Part of the great challenge of Lucas' journey is that he's also a photographer, bringing along his massive old camera with huge tripod legs and an entire developing station. The film is inspired by a discovery of a box of seven photographs in Iceland from the 1800s. He actually does take some really lovely photos of the people he's spending time with, but doesn't ever learn to appreciate the land as much as he should. The film goes even further submerging us in the story utilizing in an old school 1.33:1 aspect ratio, with the curved corners of the frame visible. The cinematography by Maria von Hausswolff is absolutely ravishing, awe-inspiring, and unquestionably perfect. She deserves an Academy Award nomination for her work in the film. Watching this on the big screen is an experience in and of itself, because it will pull you deep into the story, as if you are watching this all unfold through Lucas' camera's lens. Not only does it feel like going back in time, it's a transporting and exhilarating experience. Iceland has never looked better (even more than The Northman).
There are also a number of wonderful treats to discover within Godland, mainly other characters that Lucas encounters along the way. My favorite is Ragnar, as played by Ingvar Sigurðsson, a hard-edged, bearded Icelandic man who refuses to ever learn Danish in order to communicate with Lucas, but is steadfast in his commitment to helping him. The real star of the film, though, is this utterly delightful young girl Ida, played by Ída Mekkín Hlynsdóttir (the director's own daughter), part of a family of Danes that moved earlier to the island - though it now seems they're very much Icelanders. One of the best scenes involves Ida posing in various positions on top of her very shaggy Icelandic horse, her playful, witty attitude devouring everyone on screen and beyond. Make a sequel about her, please, I want to see her grow up and kick men's asses. There's also an adorable dog that meets them right when they first arrive on the island and is on screen most of the film, which couldn't have made me happier. Is there anything I didn't love about Godland? Not really.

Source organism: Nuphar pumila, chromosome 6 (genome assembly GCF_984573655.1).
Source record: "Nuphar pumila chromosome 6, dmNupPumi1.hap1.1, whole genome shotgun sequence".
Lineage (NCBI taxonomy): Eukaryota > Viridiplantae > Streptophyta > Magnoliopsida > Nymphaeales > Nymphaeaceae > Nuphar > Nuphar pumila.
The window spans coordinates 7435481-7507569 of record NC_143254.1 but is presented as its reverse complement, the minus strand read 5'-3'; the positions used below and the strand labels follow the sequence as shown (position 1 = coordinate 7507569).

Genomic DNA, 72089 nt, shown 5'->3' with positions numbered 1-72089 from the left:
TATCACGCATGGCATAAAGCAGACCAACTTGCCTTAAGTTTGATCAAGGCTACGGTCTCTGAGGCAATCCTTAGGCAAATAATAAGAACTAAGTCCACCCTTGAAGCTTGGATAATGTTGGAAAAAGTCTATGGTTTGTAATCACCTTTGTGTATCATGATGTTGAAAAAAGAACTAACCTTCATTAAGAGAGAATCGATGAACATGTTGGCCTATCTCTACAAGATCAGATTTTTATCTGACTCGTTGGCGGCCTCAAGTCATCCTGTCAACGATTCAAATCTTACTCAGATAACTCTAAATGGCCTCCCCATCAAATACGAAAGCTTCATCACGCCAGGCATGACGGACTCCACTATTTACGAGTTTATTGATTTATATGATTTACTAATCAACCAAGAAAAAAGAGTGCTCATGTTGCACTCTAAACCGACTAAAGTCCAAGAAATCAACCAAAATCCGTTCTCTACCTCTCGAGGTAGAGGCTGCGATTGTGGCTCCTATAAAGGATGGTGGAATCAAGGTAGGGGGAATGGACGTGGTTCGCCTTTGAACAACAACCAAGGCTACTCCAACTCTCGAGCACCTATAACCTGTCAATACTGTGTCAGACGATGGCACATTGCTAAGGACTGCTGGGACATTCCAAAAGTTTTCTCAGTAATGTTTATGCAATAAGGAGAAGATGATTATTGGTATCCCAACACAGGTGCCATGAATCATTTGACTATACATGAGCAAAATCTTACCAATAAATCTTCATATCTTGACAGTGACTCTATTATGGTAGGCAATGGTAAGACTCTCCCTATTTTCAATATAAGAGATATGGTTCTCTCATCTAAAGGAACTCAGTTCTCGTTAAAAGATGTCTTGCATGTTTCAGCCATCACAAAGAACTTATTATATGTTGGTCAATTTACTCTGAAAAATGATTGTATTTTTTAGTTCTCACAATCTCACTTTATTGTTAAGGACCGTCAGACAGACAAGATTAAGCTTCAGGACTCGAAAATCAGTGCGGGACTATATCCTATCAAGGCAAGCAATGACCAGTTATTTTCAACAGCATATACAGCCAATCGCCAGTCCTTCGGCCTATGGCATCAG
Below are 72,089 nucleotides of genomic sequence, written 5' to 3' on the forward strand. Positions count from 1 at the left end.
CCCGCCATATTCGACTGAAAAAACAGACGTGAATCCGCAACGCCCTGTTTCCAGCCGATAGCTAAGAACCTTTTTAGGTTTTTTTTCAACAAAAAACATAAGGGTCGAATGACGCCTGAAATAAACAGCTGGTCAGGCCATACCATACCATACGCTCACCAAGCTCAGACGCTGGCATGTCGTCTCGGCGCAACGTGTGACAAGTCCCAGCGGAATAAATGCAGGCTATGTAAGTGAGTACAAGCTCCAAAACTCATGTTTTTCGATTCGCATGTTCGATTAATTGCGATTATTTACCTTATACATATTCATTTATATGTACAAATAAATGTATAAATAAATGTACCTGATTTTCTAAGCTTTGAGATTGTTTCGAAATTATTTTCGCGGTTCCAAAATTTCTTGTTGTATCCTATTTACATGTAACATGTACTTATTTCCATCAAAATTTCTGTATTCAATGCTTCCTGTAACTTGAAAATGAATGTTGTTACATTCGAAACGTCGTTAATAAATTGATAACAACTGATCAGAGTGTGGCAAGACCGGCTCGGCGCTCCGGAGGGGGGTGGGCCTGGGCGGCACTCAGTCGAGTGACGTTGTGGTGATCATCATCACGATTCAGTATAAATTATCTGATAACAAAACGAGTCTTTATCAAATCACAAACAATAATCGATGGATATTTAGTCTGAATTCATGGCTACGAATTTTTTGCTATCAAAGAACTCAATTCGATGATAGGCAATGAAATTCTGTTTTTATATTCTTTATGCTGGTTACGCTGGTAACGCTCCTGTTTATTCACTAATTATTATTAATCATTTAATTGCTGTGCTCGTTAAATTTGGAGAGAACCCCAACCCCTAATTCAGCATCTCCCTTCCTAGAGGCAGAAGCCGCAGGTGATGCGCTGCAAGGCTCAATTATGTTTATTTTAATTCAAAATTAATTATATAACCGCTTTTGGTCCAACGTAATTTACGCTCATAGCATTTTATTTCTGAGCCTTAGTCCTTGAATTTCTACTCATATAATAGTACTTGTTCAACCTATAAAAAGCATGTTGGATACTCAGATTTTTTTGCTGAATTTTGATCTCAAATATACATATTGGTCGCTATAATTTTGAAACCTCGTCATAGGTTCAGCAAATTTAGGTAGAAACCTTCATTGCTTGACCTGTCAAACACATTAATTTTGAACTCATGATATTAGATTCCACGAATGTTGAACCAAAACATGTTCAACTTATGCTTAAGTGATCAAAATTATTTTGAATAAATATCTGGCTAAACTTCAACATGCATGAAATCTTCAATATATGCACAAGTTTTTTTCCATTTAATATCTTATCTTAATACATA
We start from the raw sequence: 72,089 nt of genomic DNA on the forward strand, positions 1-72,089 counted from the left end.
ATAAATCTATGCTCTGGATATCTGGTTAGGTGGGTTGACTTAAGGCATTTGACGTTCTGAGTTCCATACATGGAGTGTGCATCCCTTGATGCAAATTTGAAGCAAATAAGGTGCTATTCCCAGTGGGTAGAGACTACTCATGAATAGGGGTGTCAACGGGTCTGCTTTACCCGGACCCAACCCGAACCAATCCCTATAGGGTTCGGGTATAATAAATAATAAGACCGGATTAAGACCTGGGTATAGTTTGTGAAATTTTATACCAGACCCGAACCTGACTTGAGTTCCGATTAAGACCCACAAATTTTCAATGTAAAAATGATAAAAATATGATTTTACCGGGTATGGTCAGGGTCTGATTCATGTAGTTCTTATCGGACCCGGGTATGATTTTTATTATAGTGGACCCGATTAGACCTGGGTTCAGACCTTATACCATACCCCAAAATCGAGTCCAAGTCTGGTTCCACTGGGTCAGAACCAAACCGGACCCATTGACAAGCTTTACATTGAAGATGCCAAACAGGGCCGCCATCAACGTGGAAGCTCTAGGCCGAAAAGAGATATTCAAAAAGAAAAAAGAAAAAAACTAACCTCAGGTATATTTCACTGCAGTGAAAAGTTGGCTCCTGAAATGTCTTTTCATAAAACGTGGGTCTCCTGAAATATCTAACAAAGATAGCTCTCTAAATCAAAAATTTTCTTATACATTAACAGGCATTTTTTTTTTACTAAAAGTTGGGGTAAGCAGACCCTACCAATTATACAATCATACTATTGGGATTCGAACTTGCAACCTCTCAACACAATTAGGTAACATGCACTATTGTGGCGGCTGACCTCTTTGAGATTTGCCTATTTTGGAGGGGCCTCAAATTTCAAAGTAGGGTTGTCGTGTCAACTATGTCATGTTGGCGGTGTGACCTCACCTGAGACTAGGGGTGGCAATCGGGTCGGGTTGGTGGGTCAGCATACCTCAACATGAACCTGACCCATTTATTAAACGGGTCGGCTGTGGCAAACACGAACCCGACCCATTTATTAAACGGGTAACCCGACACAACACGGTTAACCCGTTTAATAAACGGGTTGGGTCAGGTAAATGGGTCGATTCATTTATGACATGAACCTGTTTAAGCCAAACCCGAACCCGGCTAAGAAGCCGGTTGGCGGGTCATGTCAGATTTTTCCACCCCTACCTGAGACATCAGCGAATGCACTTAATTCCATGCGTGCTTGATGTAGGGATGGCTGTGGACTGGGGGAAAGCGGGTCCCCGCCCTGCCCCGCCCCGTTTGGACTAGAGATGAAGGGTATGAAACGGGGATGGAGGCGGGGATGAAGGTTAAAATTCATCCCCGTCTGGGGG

On top of everything else visual in this phenomenal film, there's a terrific score by composer Alex Zhang Hungtai that fits perfectly with the somber, grueling mood of the story. It is a tale of failed faith and one man's fall from grace, but it's also a saga about the glory of this planet, the extraordinarily special land that we get to live upon and travel upon. We must learn to respect it in order to not succumb to its harshness and indifference towards humanity. Even though it is a slow-paced, arduous film that not everyone will have the patience for, it is an unforgettable journey that I'm looking forward to taking again and enjoying even more.